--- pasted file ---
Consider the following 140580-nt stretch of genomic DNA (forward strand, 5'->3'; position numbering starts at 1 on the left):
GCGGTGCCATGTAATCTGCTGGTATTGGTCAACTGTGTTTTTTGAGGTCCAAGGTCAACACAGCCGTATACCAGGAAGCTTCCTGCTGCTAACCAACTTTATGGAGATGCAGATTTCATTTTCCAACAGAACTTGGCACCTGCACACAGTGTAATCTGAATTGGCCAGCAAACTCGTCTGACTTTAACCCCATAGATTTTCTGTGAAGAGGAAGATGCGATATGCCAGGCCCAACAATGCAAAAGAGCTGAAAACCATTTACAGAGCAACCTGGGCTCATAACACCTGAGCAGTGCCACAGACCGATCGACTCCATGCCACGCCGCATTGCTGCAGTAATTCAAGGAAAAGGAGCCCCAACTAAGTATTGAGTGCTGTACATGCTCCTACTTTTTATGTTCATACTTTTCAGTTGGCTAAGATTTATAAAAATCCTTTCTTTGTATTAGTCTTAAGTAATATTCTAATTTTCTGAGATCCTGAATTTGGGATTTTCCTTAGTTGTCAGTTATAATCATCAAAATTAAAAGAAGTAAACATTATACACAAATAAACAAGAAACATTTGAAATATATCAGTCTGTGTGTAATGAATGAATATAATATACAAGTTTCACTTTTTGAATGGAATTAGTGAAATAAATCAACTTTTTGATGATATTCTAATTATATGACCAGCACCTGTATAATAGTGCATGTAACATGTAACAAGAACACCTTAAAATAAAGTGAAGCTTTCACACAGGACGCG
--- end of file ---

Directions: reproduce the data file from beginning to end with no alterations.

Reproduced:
Consider the following 140580-nt stretch of genomic DNA (forward strand, 5'->3'; position numbering starts at 1 on the left):
GCGGTGCCATGTAATCTGCTGGTATTGGTCAACTGTGTTTTTTGAGGTCCAAGGTCAACACAGCCGTATACCAGGAAGCTTCCTGCTGCTAACCAACTTTATGGAGATGCAGATTTCATTTTCCAACAGAACTTGGCACCTGCACACAGTGTAATCTGAATTGGCCAGCAAACTCGTCTGACTTTAACCCCATAGATTTTCTGTGAAGAGGAAGATGCGATATGCCAGGCCCAACAATGCAAAAGAGCTGAAAACCATTTACAGAGCAACCTGGGCTCATAACACCTGAGCAGTGCCACAGACCGATCGACTCCATGCCACGCCGCATTGCTGCAGTAATTCAAGGAAAAGGAGCCCCAACTAAGTATTGAGTGCTGTACATGCTCCTACTTTTTATGTTCATACTTTTCAGTTGGCTAAGATTTATAAAAATCCTTTCTTTGTATTAGTCTTAAGTAATATTCTAATTTTCTGAGATCCTGAATTTGGGATTTTCCTTAGTTGTCAGTTATAATCATCAAAATTAAAAGAAGTAAACATTATACACAAATAAACAAGAAACATTTGAAATATATCAGTCTGTGTGTAATGAATGAATATAATATACAAGTTTCACTTTTTGAATGGAATTAGTGAAATAAATCAACTTTTTGATGATATTCTAATTATATGACCAGCACCTGTATAATAGTGCATGTAACATGTAACAAGAACACCTTAAAATAAAGTGAAGCTTTCACACAGGACGCG